Turkey Hunting in South Carolina

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  • B
  • 100,000

    Wild Turkey Population

  • Easterns

    Turkey Subspecies

  • 181,820

    Number of Licenses Sold Annually

  • Varies (check regulations)

    Cost of Resident License and Permit

  • Varies (check regulations)

    Cost of Non-Resident License and Permit

Traditionally, South Carolina has a deep turkey hunting tradition and good numbers of birds in the right habitat areas.

Unfortunately, estimates of South Carolina's turkey population are down 20,000 birds from just a year ago, to 100,000 turkeys statewide. Numbers, officials say, have declined due to poor hatches over recent years.

As spring harvest data goes, management goals are steady, with 14,044 birds taken in 2020, and 14,065 turkeys killed last season. The 2021 spring season marked the inaugural year of "SC Game Check" and electronic harvest reporting for turkeys. 

For the 2022 spring hunt, the statewide limit sits at three gobblers for residents and two for nonresidents, with no more than one per day.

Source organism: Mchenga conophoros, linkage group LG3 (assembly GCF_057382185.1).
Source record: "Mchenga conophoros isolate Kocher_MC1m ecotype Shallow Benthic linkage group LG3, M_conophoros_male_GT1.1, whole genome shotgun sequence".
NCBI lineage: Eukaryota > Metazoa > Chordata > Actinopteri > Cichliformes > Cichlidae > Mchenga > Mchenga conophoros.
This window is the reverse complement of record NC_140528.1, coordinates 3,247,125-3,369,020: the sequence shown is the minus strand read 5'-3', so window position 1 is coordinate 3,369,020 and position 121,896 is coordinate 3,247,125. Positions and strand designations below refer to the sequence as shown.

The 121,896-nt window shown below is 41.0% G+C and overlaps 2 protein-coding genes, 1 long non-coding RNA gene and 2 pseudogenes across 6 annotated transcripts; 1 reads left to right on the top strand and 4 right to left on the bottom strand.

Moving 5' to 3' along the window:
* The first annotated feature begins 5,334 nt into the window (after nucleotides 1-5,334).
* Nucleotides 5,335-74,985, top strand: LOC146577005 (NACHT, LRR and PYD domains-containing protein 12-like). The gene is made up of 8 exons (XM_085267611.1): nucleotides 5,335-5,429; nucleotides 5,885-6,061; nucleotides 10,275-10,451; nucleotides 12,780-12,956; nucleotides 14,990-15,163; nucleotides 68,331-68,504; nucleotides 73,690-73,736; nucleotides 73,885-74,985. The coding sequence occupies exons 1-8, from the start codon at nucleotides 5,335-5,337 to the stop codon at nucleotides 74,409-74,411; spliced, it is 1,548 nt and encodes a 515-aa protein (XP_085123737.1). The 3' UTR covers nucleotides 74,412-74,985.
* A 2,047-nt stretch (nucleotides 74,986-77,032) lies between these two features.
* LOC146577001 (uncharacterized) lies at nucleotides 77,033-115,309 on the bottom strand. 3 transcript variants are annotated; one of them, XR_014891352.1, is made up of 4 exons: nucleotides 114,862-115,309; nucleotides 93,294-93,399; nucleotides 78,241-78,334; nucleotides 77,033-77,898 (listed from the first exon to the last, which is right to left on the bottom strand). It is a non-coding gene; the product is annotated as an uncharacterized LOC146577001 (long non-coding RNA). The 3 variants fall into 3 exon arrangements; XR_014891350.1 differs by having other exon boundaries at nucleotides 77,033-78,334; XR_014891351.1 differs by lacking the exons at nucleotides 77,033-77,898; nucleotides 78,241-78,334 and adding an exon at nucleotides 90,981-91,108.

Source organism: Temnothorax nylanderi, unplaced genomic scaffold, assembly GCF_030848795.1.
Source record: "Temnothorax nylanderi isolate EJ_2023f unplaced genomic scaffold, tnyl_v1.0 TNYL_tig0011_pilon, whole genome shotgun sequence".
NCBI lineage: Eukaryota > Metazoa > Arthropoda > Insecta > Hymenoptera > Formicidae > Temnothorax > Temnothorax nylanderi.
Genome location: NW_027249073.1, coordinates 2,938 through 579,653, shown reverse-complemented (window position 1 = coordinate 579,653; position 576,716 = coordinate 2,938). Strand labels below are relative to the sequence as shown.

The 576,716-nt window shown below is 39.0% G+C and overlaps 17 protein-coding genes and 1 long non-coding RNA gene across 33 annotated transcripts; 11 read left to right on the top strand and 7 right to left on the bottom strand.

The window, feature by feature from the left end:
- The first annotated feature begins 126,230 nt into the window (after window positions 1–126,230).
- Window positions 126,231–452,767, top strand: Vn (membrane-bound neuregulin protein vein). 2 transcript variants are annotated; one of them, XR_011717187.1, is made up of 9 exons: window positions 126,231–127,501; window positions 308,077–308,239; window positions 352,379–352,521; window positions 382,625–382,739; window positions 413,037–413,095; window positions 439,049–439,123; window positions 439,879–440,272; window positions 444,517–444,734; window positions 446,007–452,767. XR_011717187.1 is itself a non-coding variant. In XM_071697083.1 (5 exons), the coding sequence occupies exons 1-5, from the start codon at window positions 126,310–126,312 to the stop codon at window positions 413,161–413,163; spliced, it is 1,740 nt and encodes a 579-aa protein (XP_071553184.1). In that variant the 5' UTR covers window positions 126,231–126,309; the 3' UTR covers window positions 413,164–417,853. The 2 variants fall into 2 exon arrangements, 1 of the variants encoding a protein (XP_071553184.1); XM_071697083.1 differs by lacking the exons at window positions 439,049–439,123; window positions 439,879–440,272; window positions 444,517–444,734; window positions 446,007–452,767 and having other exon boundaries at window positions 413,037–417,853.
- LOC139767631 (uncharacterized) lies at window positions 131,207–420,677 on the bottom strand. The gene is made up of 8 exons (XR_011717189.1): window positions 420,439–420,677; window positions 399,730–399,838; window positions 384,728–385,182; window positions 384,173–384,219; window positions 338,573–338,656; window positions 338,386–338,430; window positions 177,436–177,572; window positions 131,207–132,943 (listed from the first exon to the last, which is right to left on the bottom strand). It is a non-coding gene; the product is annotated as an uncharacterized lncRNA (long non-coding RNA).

Bearded hens are not legal. Some other tactical prohibitions are also in place to help conservation efforts. 

For instance, it's unlawful to hunt or take a wild turkey by means of baiting. 

And, the practice of fanning or reaping is prohibited on WMA lands. (This regulation does not apply on private land.)

As public property goes, if you're willing to hike a little, you can find seclusion in the state's 630,000 acres of Wildlife Management Areas. 

Add to this another million acres of public hunting on U.S. Forest Service lands (600,000-plus acres between the Francis Marion and Sumter National Forest), more than a quarter-million acres of DNR lands, plus state Forestry Commission lands as well as timber company properties open to public hunting.

– Steve Hickoff

Turkey Hunting in South Carolina (c) Tes Randle Jolly photo

Go here for more Realtree turkey hunting.